At a Glance

  • Creon and Antigone represent the opposing sides of the conflicts between male and female, loyalty and rebellion, and one's civic duty vs. one's family obligations. In each case, neither side wins, and both characters wind up losing their families.
  • Antigone is a classic example of Greek tragedy. Traditionally, a tragedy follows a hero who is ruined by their tragic flaw, such as Creon's arrogance. Both Antigone and Creon are considered tragic heroes, with Antigone's tragic flaw being her disobedience.
  • Sophocles uses the traditional Greek chorus to comment on and interpret the events of the play. In Antigone, the leader of the chorus is a character, rather than a background figure, and the chorus' primary function is to express loyalty to either Antigone or Creon.

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(Drama for Students)

Ancient Greek playwrights in Athens wrote plays for the Great Dionysia festival that was held every Spring. It was a civic duty to attend these plays, as they dealt with moral and social issues important to the community. Sophocles based Antigone on the Theban myths of the legendary rulers of Thebes, using what was, even in his time, an old story to comment on such issues as the absolute rule of kings and the status of women in society.

Antigone is a traditional Greek tragedy. A tragedy is defined as a drama about a noble, courageous hero or heroine of excellent character who because of some tragic character flaw brings ruin upon himself or herself. Tragedy treats its subjects in a dignified and serious manner, using poetic language to help evoke pity and fear and bring about catharsis, a purging of these emotions. In the case of Antigone we have two characters at the center of the conflict—Antigone and Creon—who are both tragic figures. Antigone defies a royal edict to bury her brother and pays with her life, while Creon ignores the gods and loses his wife and son to suicide. Both characters evoke pity, and each meets a tragic end.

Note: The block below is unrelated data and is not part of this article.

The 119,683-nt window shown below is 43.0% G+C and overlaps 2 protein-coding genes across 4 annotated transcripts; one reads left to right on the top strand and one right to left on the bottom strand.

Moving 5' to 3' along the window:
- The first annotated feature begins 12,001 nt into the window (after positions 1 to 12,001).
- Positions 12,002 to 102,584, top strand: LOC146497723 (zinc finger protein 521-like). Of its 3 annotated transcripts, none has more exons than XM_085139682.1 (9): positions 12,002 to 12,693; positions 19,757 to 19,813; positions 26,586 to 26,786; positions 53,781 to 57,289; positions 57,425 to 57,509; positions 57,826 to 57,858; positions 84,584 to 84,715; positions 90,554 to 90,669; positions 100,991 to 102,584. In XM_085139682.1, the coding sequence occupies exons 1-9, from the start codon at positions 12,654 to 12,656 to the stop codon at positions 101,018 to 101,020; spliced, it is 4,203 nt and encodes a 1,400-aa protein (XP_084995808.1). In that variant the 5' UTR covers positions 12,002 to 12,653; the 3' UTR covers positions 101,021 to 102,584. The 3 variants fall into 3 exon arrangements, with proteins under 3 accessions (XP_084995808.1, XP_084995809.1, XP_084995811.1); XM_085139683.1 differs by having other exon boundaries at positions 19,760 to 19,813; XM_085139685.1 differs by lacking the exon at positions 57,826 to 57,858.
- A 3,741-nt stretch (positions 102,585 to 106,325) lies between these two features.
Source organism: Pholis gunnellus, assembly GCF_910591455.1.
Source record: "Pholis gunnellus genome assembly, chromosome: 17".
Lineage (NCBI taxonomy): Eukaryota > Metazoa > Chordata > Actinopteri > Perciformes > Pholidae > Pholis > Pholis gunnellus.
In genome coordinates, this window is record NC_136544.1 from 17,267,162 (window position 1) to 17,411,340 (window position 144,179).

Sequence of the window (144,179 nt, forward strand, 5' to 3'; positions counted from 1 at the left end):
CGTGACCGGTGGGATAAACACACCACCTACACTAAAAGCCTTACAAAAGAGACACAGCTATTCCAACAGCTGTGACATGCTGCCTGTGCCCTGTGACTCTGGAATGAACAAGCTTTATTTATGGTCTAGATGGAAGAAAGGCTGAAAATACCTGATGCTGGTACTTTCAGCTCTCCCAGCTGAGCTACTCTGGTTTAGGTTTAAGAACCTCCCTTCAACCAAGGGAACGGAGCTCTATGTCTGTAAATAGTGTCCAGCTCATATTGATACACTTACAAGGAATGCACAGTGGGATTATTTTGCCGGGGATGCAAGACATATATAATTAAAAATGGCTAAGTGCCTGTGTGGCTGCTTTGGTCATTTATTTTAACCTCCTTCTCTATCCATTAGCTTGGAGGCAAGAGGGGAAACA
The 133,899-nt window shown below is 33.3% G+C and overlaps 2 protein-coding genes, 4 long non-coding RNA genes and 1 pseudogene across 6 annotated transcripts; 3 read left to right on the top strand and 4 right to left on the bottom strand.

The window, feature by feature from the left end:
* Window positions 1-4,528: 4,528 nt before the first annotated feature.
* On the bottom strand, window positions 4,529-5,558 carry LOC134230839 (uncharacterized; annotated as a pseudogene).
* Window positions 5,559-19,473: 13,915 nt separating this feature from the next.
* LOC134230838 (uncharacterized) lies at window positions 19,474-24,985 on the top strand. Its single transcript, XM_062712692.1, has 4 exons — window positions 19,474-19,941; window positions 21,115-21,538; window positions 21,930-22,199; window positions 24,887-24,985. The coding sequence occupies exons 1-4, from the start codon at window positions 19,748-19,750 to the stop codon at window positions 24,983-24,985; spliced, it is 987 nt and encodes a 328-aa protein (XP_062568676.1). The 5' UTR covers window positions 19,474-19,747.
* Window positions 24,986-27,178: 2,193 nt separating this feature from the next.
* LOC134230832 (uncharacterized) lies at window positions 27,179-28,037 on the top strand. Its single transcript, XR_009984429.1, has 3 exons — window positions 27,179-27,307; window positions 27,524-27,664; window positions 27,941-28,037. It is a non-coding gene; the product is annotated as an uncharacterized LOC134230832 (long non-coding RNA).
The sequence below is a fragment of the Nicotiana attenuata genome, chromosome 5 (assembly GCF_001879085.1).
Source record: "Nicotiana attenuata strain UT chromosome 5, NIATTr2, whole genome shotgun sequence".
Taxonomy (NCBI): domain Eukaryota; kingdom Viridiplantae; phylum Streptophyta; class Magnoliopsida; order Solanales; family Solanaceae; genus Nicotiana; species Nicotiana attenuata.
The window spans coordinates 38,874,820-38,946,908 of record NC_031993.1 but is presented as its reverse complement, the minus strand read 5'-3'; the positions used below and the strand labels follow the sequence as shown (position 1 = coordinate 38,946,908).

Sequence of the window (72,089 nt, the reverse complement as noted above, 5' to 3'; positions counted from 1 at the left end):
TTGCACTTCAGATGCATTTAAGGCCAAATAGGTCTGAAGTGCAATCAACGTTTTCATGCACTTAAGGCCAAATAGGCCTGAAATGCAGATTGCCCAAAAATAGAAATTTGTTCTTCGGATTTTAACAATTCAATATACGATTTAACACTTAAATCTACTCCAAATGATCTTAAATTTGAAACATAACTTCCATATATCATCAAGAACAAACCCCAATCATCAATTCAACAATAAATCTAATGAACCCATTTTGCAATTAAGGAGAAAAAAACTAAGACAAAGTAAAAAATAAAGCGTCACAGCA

Catharsis is the release or purging of emotions of fear and/or pity, brought on by art, usually tragedy. It is an act that brings spiritual renewal. One of the conventions of Greek drama was to have all violence occur offstage and then conveyed verbally to the audience. This occurs in Antigone, as the messenger relates the story of the deaths of Antigone and Haemon to Eurydice. The words of the messenger in Antigone are designed to provoke catharsis in the audience without directly exposing them to the violence of the events. With Antigone, Sophocles hoped to illustrate to audiences the emotional price of his characters' actions, inspiring in his viewers new perspectives and a sense of caution regarding similar actions.

Another convention in Greek drama is the chorus. Strictly defined, a chorus is a group of actors who comment on and interpret the action taking place on stage. The Greek word choros means "dance," and sometimes the chorus actually functioned as a character in the play, or portrayed a group of citizens very similar to the audience....

(The entire section is 2,991 words.)